During the 1970s, when politicians discovered that being in favor of the environment won votes, Congress enacted, among other statutes, the Clean Air Act of 1970, the Occupational Safety and Health Act of 1970 (OSHA), the Endangered Species Act (CAA) of 1972, the Safe Drinking Water Act of 1974, the Toxic Substances Control Act of 1976, and the Resource Conservation and Recovery Act of 1976. These laws were aspirational—one might say, demagogic—because they set lofty but often vague and unrealistic goals, calling, for example, for safe thresholds for pollutants for which no such thresholds exist. The Ocean Dumping Act of 1972 prohibited ocean dumping—but did not say where the wastes should go instead. The Clean Water Act of 1972 required the restoration and maintenance of the "chemical, physical, and biological integrity of the Nation's waters." There is still no agreement on what these words mean.

The rhetorical objectives of laws enacted during the 1970s, which are strong enough to warm the heart of the most ardent environmentalist, soon became fictions as deadlines passed, violations were not monitored or prosecuted, and the agencies fought uphill political and legal battles to make whatever gains they could, given their limited resources. On those rare occasions when the regulatory agencies threatened to enforce a statute to its full extent, Congress could be counted on to weaken it. In 1973, when a court ordered the Environmental Protection Agency (EPA) to bring California into compliance with the Clean Air Act, for example, administrator William Ruckelshaus responded with gasoline rationing, since nothing less draconian would do the job. Congress intervened by extending deadline after deadline; they, too, passed unmet.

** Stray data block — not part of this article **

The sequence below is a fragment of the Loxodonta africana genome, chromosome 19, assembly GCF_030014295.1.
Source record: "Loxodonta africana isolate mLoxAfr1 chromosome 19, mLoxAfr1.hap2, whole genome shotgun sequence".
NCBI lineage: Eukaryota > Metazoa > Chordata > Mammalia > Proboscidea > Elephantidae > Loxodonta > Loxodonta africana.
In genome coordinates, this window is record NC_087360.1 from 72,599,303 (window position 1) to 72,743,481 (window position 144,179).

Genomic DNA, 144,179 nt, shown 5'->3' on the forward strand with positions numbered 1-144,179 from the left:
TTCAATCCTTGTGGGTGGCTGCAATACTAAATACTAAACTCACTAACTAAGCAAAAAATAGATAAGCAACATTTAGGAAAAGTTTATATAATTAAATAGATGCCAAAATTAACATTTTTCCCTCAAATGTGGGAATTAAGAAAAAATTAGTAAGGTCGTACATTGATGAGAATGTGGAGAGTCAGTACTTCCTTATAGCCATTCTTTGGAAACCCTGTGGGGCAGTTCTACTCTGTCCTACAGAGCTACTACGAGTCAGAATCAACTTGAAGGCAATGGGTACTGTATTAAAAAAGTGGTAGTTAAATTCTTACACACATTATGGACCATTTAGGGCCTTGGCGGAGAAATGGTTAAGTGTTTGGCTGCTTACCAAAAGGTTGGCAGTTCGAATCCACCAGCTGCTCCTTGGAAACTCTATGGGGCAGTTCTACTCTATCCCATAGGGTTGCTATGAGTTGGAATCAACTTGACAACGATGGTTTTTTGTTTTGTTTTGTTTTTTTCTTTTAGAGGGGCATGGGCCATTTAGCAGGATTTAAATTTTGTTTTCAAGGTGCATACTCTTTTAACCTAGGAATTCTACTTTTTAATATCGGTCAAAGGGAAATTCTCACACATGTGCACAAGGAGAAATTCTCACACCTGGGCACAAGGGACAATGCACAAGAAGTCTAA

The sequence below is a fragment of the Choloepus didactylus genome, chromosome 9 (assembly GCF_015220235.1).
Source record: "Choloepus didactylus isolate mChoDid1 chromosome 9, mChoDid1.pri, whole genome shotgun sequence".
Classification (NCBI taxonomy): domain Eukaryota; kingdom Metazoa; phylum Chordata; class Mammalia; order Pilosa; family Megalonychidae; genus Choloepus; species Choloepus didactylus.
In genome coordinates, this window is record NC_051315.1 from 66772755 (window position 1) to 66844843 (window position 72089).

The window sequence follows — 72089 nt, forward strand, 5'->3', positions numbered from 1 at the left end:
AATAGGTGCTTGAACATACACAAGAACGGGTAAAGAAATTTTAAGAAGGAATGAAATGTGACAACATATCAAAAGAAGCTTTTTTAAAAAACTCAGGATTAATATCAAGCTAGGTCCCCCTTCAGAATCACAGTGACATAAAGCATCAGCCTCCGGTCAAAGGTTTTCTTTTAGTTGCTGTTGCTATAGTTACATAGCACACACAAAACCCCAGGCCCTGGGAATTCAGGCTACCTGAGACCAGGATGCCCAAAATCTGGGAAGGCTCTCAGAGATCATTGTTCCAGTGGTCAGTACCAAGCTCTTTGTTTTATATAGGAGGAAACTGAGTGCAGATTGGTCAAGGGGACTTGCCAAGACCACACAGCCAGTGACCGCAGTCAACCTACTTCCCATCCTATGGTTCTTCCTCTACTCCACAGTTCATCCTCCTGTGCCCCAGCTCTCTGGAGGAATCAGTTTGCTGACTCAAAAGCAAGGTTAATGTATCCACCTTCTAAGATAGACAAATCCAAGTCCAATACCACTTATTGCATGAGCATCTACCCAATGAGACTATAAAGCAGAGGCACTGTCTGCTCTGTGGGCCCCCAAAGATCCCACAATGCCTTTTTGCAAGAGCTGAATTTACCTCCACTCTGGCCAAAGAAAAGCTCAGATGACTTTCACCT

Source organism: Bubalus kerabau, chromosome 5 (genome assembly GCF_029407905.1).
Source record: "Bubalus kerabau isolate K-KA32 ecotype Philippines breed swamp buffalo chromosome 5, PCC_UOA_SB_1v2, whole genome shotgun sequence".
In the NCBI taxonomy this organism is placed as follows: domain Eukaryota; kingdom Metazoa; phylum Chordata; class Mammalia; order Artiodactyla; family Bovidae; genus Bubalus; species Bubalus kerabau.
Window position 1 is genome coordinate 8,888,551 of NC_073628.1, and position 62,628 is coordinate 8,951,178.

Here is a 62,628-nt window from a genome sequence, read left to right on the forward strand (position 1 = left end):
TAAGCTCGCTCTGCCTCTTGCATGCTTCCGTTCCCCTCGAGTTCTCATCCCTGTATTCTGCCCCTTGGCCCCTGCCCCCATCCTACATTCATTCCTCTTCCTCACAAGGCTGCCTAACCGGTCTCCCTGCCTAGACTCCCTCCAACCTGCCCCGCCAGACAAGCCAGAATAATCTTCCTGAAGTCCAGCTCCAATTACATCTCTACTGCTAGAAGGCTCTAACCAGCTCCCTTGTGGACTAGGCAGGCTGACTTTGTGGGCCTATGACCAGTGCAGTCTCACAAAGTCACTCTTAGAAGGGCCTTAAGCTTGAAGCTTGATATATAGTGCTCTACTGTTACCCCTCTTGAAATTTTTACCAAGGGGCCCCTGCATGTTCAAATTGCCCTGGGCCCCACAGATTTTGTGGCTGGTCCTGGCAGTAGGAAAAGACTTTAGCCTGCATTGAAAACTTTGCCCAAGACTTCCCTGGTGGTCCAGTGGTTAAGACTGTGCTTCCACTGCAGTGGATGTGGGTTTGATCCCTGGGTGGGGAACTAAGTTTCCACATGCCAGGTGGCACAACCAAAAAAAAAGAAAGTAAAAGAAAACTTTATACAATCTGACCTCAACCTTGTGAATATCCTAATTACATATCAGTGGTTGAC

Some might regard the aspirational and draconian goals of environmental statutes as cynical: By promising environmentalists the moon, these statutes provided scant direction about how to solve conflicts on earth. OSHA requires the workplace to be as safe from hazards as feasible, but the government has regulated only about one hazardous substance per year. The Fish and Wildlife Service avoided drastic effects in applying the Endangered Species Act by failing to list species and by approving inadequate plans to protect those that were listed. This was often as much as was politically possible given the opposition of those who would rather "shoot, shovel, and shut up" than to dedicate their property to zoological ideals. The draconian wording of the statutes at least gave agencies a strong legal foothold when they could muster the political will to act.